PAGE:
Now, no one has seen this film yet, so it could either suck or make the Dark Knight Rises look like an F film student’s half-hearted attempt…or anything in between. I am merely pointing out that the complaints based only on this trailer are completely unfounded.  This movie appears to appeal to the best in this story, the core ideals that have let it rise above whatever flaws have plagued the various incarnations over the years.

8 Comments

Filed under American Exceptionalism, Aristotle, Art, character, Faith, Individualism, Marianne Williamson, Movies, Movies for Conservatives, New Age Movies, Patriotism, philosophy, Popular Culture, virtue

The best and worst movies of 2012

So I have had time to reflect on the few gems among the tripe from this year and once again prepared to offer my Top 10 List of movies of 2012. And like previous years,  I can’t find 10.

I was hoping for a full list this year. But The Hobbit ran too long, focused too much on dwarves eating, paid more attention to effects than character, and then didn’t have an ending. I wanted a dragon, goddamnit, not as a tease but as a character! The Odd Life of Timothy Green was cute, would make a good date movie, but I can’t justify it on a top list. Red Dawn was great in terms of the patriotism and mood, but I’ll admit the production quality, while certainly higher than the first, is still a bit shaky. Brave, while well done, is not as good as some of its other Pixar counterparts. And I know I may be the only one, but I find John Carter endlessly entertaining.

Now just as a quick reminder I have 4 criteria for great art.
Remember I have 4 basic criteria for great art.
1. It must be enjoyable (I have some kind of positive emotional reaction)…so that throws out most of the critic’s picks out.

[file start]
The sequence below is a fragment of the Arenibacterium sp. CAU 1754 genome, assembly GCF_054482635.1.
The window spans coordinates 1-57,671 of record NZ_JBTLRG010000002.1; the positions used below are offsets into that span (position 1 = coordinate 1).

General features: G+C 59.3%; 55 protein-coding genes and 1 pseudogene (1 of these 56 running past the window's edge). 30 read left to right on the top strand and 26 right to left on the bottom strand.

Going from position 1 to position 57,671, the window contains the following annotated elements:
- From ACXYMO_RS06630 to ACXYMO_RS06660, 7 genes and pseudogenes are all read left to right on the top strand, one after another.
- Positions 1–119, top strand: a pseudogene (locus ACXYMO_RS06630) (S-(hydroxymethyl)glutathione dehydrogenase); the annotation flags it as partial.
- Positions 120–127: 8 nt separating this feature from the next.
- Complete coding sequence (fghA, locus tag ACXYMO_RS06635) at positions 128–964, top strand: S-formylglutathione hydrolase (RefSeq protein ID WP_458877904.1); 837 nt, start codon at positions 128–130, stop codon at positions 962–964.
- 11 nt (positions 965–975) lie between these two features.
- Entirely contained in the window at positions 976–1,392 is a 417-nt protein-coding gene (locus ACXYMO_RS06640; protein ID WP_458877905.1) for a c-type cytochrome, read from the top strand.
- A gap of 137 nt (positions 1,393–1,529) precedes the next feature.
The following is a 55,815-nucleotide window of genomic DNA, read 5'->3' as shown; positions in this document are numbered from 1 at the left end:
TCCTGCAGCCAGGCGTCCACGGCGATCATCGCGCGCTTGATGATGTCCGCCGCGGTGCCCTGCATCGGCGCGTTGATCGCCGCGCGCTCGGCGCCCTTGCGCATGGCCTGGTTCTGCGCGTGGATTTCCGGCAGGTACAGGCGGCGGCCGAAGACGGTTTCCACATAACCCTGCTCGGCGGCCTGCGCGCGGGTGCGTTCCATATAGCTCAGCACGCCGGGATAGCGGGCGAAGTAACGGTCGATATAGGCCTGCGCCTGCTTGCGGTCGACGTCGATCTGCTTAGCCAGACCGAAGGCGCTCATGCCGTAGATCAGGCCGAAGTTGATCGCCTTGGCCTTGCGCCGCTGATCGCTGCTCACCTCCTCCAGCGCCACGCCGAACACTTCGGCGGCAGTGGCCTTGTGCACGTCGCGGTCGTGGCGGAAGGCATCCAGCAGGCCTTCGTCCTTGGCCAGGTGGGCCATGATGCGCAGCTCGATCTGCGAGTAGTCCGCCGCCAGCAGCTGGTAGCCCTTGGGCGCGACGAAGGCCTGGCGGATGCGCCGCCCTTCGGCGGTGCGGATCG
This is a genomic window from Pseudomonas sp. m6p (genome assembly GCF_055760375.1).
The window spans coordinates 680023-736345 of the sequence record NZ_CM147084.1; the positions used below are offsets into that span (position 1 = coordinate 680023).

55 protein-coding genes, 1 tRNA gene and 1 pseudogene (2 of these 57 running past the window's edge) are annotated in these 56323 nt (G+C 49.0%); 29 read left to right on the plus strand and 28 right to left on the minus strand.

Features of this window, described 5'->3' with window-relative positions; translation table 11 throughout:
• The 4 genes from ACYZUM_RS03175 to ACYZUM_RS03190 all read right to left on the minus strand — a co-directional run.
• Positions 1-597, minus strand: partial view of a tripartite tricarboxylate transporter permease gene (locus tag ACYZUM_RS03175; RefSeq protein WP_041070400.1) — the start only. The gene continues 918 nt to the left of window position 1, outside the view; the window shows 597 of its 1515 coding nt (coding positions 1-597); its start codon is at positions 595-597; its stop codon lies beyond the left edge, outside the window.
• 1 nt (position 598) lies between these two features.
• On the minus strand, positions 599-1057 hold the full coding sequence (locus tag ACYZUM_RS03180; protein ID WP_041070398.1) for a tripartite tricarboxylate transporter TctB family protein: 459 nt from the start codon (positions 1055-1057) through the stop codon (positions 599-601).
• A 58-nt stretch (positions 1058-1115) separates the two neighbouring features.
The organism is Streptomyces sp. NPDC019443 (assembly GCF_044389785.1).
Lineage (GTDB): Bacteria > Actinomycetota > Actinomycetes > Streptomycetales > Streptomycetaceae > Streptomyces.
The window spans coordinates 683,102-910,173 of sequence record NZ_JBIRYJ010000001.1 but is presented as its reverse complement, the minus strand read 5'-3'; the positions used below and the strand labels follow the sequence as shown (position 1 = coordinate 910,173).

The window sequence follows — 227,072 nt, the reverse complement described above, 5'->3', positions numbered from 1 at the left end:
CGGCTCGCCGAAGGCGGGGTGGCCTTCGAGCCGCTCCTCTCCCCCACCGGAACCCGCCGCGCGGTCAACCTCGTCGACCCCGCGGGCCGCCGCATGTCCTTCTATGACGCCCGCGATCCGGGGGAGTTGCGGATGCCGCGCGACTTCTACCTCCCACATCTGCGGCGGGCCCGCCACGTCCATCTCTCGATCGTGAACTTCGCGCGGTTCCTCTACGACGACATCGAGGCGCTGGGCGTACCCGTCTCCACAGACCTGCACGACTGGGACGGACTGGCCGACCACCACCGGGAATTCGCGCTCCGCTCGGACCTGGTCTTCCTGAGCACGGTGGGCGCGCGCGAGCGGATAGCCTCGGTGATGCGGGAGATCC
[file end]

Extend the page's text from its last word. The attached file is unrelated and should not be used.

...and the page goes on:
2. It must understand human nature
3. It must use the tools of the medium well
4. It must have a meaningful and correct theme.

So here we go. The top 7 films of 2012. (For the movies that I’ve done full reviews of, I have them linked in the titles.)

#7. Cabin in the Woods

“Cleanse them. Cleanse the world of their ignorance and sin. Bathe them in the crimson of – Am I on speakerphone?”

Usually you wouldn’t see a horror movie on any top list because it’s a silly genre. But Cabin in the Woods is a merciless critique of the horror genre and all its stupid tropes. And it is done with wit, with skill and with a wonderful mocking of the horror genre.
This is obviously a little weak at meeting my 4 criteria, but it’s lambasting a genre that never lives up to them, so I think the weakness comes from the source not the material itself.

The Avengers6. The Avengers

“With everything that’s happening, the things that are about to come to light, people might just need a little old fashioned.”

We all love this film. We all waited for the several years for it to come out. We doubted if it would be any good after we saw how bad Captain America was. But Whedon pulled it out and gave a film that was not only entreating but developed the characters in ways we had not seen in the previous films.